For many women, pregnancy brings relief from headaches, but not all women are so lucky. Some actually experience more symptoms, particularly in the first trimester. “Consequently, these women may require pharmacotherapy during this period, which also corresponds to the most vulnerable period of fetal development,” wrote Katerina Nezvalova-Henriksen, MD, and her colleagues in the journal Cephalalgia.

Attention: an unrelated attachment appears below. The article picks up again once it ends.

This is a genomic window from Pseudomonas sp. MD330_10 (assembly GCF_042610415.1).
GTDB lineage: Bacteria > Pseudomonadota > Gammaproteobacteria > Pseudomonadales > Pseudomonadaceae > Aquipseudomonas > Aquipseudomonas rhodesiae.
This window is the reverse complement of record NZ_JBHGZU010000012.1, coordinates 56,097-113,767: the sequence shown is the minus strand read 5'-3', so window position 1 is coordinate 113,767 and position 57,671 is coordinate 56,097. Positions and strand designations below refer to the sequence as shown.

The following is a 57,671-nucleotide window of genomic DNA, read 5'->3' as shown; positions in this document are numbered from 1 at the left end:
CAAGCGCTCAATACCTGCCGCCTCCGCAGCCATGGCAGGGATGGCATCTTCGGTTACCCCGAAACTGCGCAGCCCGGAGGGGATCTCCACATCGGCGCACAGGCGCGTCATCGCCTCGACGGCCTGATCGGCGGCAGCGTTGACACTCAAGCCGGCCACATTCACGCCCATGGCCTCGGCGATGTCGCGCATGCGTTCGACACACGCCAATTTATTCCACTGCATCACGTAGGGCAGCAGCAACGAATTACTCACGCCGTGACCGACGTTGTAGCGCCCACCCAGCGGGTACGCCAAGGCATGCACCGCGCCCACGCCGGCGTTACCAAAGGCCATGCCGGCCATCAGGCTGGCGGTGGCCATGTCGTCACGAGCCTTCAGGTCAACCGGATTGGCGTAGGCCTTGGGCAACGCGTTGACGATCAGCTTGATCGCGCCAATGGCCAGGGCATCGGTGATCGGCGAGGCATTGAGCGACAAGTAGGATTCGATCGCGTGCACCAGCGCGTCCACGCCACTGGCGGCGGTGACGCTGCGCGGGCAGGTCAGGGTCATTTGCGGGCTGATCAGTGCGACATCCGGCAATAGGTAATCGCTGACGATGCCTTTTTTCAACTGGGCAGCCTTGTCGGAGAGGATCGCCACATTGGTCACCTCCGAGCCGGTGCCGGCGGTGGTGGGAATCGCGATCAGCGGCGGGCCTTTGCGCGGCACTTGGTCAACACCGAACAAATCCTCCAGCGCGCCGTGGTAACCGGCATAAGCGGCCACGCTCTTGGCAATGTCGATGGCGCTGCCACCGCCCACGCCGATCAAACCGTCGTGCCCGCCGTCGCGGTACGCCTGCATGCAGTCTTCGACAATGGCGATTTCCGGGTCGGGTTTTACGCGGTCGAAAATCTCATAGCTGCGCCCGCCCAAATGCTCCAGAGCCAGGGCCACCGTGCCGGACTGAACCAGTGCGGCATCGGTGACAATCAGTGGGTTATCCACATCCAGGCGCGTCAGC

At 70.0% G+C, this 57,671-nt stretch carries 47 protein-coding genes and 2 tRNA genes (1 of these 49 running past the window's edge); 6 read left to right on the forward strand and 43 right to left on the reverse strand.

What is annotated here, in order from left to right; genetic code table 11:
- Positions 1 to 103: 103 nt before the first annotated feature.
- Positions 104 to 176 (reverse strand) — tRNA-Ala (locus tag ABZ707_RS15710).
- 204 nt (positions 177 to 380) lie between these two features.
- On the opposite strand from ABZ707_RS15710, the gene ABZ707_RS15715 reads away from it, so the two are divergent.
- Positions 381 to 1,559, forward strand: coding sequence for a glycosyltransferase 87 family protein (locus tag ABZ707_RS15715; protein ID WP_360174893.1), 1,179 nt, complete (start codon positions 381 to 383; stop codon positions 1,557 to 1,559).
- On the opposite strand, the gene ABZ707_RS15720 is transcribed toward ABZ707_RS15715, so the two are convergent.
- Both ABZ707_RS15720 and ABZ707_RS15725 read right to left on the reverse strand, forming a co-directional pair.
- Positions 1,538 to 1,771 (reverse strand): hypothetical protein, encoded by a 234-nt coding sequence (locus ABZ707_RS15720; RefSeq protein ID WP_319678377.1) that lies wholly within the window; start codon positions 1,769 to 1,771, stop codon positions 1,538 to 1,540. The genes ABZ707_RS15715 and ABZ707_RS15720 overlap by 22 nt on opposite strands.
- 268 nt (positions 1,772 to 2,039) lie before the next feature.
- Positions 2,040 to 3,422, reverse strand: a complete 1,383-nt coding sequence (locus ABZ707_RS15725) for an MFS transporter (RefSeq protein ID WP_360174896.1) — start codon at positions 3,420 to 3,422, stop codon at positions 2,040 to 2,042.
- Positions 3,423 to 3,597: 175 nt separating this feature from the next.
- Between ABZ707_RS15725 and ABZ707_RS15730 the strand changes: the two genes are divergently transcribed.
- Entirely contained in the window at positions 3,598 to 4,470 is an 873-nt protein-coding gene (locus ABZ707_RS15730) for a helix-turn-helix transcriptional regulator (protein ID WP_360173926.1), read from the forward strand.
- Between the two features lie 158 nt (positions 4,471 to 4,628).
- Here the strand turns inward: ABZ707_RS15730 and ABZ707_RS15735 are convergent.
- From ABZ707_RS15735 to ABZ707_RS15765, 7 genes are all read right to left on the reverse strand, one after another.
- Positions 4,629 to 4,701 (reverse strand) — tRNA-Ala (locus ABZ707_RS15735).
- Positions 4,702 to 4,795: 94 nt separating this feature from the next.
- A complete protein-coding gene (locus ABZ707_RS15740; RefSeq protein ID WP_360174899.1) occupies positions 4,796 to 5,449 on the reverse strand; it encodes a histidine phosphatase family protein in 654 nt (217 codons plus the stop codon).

Dr. Nezvalova-Henriksen and her fellow researchers analyzed data from over 60,000 pregnant women who were part of the Norwegian Mother and Child Cohort Study. Just under 6% had at least one migraine in the first five months of pregnancy; 73% of this group turned to migraine medications (primarily non-narcotic analgesics and triptans). Insufficient sleep turned out to be a big contributing factor: women who had less than five hours of sleep each night were 50% more likely to use migraine drugs during pregnancy than women who had more sleep. Being overweight prior to pregnancy (as determined by a high body mass index), being on sick leave, and acute musculoskeletal pain (back, neck or shoulder pain) were also risk factors.